The Tale of Two Chassis

I know, it has been a while. I have been so busy with work, ill kids, dodgy trains and general life, finding the time to write a worthwhile blog post and undertake modelling has taken a bit of a knock.

Now that Uckfield show is a confirmed invite (the layout even features on the website; Uckfield Show 2017) the sheer stomach churning panic that always goes before an exhibition is slowly creeping in. Whoever has exhibited anything before will go through this, it starts with:

‘Oh that is a result getting an invite’



‘What happens if its shit? What happens if it doesn’t work? What happens? What  happens…..’

Or I might be the only one, luckily I do this blog with Chris and he becomes my shoulder to cry on when I require attention or praise like a needy teenager. But it has been very busy all round.

Another new train introduction to manage. Class 717 mock up at Birmingham University, trips to Germany are going to eat into more valuable modelling time.

So in terms of modelling any exotic items not required for Six Quarters are in lock down and its all about dull couplings and weight in wagons, not the sort of stuff to set the pulse racing. I did manage to break my old compressor and buy a new one, the levels of excitement in the shed have almost reached fever pitch.

But I do enjoy exhibiting, so much so I don’t think I could ever build a layout not for exhibiting, its a great time.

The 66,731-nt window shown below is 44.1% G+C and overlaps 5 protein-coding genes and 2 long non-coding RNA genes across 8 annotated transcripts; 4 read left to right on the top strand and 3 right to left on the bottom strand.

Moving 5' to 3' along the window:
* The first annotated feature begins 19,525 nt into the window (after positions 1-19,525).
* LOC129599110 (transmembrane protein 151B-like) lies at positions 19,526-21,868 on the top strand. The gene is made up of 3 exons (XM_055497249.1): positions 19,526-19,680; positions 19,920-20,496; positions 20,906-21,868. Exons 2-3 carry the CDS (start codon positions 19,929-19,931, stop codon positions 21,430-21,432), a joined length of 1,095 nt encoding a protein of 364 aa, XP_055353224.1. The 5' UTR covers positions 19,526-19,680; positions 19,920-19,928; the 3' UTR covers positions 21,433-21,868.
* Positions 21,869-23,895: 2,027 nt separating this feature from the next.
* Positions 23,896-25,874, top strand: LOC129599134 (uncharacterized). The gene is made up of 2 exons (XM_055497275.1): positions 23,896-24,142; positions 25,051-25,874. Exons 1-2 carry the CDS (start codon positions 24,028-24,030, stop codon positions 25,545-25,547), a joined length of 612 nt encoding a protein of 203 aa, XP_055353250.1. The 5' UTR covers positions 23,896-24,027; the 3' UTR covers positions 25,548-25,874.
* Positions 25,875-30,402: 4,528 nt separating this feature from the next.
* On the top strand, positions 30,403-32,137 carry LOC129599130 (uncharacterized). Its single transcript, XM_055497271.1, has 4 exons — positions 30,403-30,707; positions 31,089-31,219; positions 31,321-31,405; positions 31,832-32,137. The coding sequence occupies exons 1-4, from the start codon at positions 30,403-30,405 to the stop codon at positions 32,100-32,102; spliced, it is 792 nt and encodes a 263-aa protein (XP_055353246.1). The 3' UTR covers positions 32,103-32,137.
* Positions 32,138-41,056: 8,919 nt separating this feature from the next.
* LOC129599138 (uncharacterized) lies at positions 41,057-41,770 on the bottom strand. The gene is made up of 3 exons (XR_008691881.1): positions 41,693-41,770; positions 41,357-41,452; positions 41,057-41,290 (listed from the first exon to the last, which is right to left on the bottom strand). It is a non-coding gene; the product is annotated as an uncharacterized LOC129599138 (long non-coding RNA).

Most of the SQ locos that I have accidentally buggered up over the last year that have ended up in that great drawer of ‘I’ll do something with that one day’ have been packed up to Chris’ with a note saying ‘Make work by October 21st. Please’. To which Chris the ever faithfully friend has dully sat in his attic in temperatures reaching 45 degrees centigrade in nothing but his pants to try and fix.

Locos being at Chris’ mean I also get holiday snaps of mine and Chris’ Pecketts mating in their natural habitat (the workbench). Unfortunately no offspring at present.

This has enabled me to concentrate on getting the jobs done on the layout ready for the show, and finally the list is slowly reading ‘complete’. It is mainly decoration now to finish off with a bit of paint to the frame. The layout also, in the last two weeks after HOURS of track cleaning has been working reliably, so reliably in fact I am now convinced I could not of possibly made it.

Sat in the twilight, working
Evie keeping a keen eye out for any operating irregularities  

Locos that are still left in the workshop allocation have been seeing rapid progress to completion

A veteran of the OTCM NCB collection is this ex GWR Pannier
A buggered up Heljan GWR 16XX picked up cheap slowly transforms into something a lot less Swindon.
Then to follow up the T&RS news, the old Barclay recommissioned with a new Giesl injector after the last one was damaged by it’s stupid owner.

And because I am so busy, I have also been volunteering at my local industrial railway (in for a penny in for a pound)